his cruiser. The three officers then entered through the unlocked
side door, sprayed the fire extinguisher three times to keep the
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dogs back, and conducted a sweep of the premises. They found no
one at home.
Due to the damage caused by the fire extinguisher, the
Hills vacated their home for five days and engaged in extensive
cleaning to make it habitable.
D. U.S. District Court Proceedings
On February 10, 2016, the Hills filed suit against
Officers Marques, Lavoie, Henault, and Enos in their individual
capacities; against Chief Walsh in his individual and official
capacity; and against the City of Taunton. The Hills brought a
claim under 42 U.S.C. § 1983, alleging that the officers had
violated their Fourth Amendment rights, and also raised two state
law claims: intentional infliction of emotional distress ("IIED")
and trespass. After discovery, the defendants filed a motion for
summary judgment on all counts.
The district court entered summary judgment for the
defendants on June 29, 2017. Hill v. Walsh, No. 16-10225, 2017
WL 2818987 (D. Mass. June 29, 2017). It found that the officers
did not commit a Fourth Amendment violation because their conduct
fell within the emergency aid exception to the warrant requirement.
Id. at *3-5. The district court also noted that even if the
officers had violated the Fourth Amendment, they had a "strong
case" that they were entitled to qualified immunity because "there
is no clearly established Supreme Court precedent" governing
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whether a section 35 warrant is sufficient to establish exigent
circumstances to enter a third party's home. Id. at *5 n.6.
Lastly, the district court dismissed the plaintiffs’ municipal
liability and state law claims. Id. at *5-6.
The Hills timely filed this appeal on June 30, 2017.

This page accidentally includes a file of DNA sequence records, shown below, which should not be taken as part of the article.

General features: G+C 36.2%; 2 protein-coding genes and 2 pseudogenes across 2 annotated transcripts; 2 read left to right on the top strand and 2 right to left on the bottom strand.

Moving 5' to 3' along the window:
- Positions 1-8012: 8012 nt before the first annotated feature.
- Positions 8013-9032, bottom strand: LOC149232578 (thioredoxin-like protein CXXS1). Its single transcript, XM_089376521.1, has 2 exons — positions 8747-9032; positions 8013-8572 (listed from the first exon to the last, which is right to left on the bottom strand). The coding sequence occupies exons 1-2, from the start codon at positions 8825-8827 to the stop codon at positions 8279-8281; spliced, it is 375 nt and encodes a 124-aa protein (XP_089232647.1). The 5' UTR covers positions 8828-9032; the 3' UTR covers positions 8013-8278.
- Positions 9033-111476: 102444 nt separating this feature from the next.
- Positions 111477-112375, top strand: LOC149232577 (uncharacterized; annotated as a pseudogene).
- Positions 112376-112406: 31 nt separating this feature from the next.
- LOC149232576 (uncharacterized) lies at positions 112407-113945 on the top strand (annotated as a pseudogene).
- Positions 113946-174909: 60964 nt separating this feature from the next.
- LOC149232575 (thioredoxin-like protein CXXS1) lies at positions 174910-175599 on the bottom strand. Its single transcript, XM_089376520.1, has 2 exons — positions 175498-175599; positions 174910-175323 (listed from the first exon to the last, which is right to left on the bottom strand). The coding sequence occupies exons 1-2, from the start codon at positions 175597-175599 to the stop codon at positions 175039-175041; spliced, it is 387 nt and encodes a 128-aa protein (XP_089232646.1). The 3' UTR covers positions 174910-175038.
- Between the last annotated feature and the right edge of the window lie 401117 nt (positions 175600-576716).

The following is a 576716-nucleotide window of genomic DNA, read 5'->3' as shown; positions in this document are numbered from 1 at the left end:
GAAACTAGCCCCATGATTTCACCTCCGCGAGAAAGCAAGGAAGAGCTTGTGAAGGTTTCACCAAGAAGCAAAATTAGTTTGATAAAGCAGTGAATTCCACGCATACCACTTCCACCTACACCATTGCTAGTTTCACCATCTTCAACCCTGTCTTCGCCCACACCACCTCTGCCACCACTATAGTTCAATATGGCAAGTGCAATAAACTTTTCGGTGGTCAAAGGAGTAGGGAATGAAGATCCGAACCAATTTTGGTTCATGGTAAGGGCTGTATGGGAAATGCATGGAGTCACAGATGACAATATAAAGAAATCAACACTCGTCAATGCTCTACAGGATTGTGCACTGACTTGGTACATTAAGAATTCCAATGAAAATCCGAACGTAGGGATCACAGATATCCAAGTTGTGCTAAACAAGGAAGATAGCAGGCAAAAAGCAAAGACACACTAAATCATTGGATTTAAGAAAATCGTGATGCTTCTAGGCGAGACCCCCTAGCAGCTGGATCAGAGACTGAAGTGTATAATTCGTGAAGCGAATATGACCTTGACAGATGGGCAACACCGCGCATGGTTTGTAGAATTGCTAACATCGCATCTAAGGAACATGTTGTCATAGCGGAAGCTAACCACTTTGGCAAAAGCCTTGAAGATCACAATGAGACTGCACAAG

We review de novo the district court's entry of summary
judgment against Roland and Mary Hill on all of their claims. See
Sheinkopf v. Stone, 927 F.2d 1259, 1262 (1st Cir. 1991). Summary
judgment is appropriate here because no "reasonable fact-finder,
examining the evidence and drawing all reasonable inferences
helpful to the [plaintiffs]," Cortés-Irizarry v. Corporación
Insular de Seguros, 111 F.3d 184, 187 (1st Cir. 1997), could
resolve the dispute in the plaintiffs' favor.
The district court granted the defendants' motion for
summary judgment on the ground that they did not violate the Fourth
We affirm on the basis that the officers are entitled to
qualified immunity and no claim is stated against the City.
A. Section 1983 Claim
The standard for qualified immunity is familiar: as the
Supreme Court stated this year, officers are immune from suit under
§ 1983 unless "(1) they violated a federal statutory or
constitutional right, and (2) the unlawfulness of their conduct
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was 'clearly established at the time.'" District of Columbia v.
Wesby, No. 15-1485, slip op. at 13 (U.S. Jan. 22, 2018) (quoting
Reichle v. Howards, 566 U.S. 658, 664 (2012)).
Because qualified immunity is intended to protect "all
but the plainly incompetent or those who knowingly violate the
law," Malley v. Briggs, 475 U.S. 335, 341 (1986), the existing
precedent at the time of the officers' conduct "must be clear
enough that every reasonable official would interpret it" to bar
the conduct at issue, Wesby, slip op. at 14 (emphasis added).
Although plaintiffs are not required to identify controlling
precedent with "identical" facts, we have held that "clearly
established law" must be sufficiently "particularized" to serve
"as a fair and clear warning" that the officers' conduct is
unconstitutional. Alfano v. Lynch, 847 F.3d 71, 76 (1st Cir.
2017) (quoting Anderson v. Creighton, 483 U.S. 635, 640 (1987)).
The Hills argue that Brigham City v. Stuart, 547 U.S.
398 (2006), and its progeny, constitute clearly established law
and dictate that the officers' entry was objectively unreasonable.
We disagree. The "contours," Wesby, slip op. at 14, of the
emergency aid doctrine laid out in Brigham City would not have
given a fair and clear warning to the officers here.
In Brigham City, the Supreme Court excused the officers'
warrantless entry into the home where they had witnessed an
"altercation" in the kitchen between four adults and a juvenile,
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who punched one of the adults, causing the adult to "spit blood."
547 U.S. at 400-01. The Court reasoned that in light of the